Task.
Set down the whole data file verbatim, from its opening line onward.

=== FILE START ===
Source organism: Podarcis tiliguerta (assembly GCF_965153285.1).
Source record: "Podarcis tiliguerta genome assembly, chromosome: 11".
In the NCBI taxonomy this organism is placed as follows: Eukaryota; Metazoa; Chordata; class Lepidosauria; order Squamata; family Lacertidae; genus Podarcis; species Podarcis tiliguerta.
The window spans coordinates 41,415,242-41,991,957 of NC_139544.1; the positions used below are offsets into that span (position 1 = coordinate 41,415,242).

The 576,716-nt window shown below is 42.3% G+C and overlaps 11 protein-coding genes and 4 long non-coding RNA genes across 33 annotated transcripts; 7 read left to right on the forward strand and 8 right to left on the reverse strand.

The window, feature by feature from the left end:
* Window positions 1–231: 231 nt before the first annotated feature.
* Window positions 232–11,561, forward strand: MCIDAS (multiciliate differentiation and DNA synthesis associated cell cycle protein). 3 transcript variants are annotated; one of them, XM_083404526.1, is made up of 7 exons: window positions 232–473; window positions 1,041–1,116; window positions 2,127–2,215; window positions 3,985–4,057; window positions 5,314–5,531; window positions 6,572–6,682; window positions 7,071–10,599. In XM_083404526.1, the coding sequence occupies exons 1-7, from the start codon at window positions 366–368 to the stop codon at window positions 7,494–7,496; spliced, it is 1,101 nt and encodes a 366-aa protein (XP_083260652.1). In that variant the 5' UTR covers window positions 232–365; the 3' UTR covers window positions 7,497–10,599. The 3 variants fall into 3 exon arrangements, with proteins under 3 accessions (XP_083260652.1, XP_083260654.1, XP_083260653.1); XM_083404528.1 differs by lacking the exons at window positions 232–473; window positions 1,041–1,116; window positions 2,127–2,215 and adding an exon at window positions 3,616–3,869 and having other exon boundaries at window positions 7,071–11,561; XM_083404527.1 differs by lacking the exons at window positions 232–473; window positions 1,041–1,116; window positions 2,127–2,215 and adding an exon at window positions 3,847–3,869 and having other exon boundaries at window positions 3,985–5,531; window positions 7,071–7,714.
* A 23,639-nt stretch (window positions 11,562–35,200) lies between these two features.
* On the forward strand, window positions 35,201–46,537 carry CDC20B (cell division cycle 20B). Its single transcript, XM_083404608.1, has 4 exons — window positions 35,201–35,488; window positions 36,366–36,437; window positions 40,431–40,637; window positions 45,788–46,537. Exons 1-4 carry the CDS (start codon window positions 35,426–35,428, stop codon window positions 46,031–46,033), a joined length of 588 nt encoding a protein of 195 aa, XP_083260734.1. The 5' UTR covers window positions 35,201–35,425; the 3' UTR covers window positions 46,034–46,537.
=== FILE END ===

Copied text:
Source organism: Podarcis tiliguerta (assembly GCF_965153285.1).
Source record: "Podarcis tiliguerta genome assembly, chromosome: 11".
In the NCBI taxonomy this organism is placed as follows: Eukaryota; Metazoa; Chordata; class Lepidosauria; order Squamata; family Lacertidae; genus Podarcis; species Podarcis tiliguerta.
The window spans coordinates 41,415,242-41,991,957 of NC_139544.1; the positions used below are offsets into that span (position 1 = coordinate 41,415,242).

The 576,716-nt window shown below is 42.3% G+C and overlaps 11 protein-coding genes and 4 long non-coding RNA genes across 33 annotated transcripts; 7 read left to right on the forward strand and 8 right to left on the reverse strand.

The window, feature by feature from the left end:
* Window positions 1–231: 231 nt before the first annotated feature.
* Window positions 232–11,561, forward strand: MCIDAS (multiciliate differentiation and DNA synthesis associated cell cycle protein). 3 transcript variants are annotated; one of them, XM_083404526.1, is made up of 7 exons: window positions 232–473; window positions 1,041–1,116; window positions 2,127–2,215; window positions 3,985–4,057; window positions 5,314–5,531; window positions 6,572–6,682; window positions 7,071–10,599. In XM_083404526.1, the coding sequence occupies exons 1-7, from the start codon at window positions 366–368 to the stop codon at window positions 7,494–7,496; spliced, it is 1,101 nt and encodes a 366-aa protein (XP_083260652.1). In that variant the 5' UTR covers window positions 232–365; the 3' UTR covers window positions 7,497–10,599. The 3 variants fall into 3 exon arrangements, with proteins under 3 accessions (XP_083260652.1, XP_083260654.1, XP_083260653.1); XM_083404528.1 differs by lacking the exons at window positions 232–473; window positions 1,041–1,116; window positions 2,127–2,215 and adding an exon at window positions 3,616–3,869 and having other exon boundaries at window positions 7,071–11,561; XM_083404527.1 differs by lacking the exons at window positions 232–473; window positions 1,041–1,116; window positions 2,127–2,215 and adding an exon at window positions 3,847–3,869 and having other exon boundaries at window positions 3,985–5,531; window positions 7,071–7,714.
* A 23,639-nt stretch (window positions 11,562–35,200) lies between these two features.
* On the forward strand, window positions 35,201–46,537 carry CDC20B (cell division cycle 20B). Its single transcript, XM_083404608.1, has 4 exons — window positions 35,201–35,488; window positions 36,366–36,437; window positions 40,431–40,637; window positions 45,788–46,537. Exons 1-4 carry the CDS (start codon window positions 35,426–35,428, stop codon window positions 46,031–46,033), a joined length of 588 nt encoding a protein of 195 aa, XP_083260734.1. The 5' UTR covers window positions 35,201–35,425; the 3' UTR covers window positions 46,034–46,537.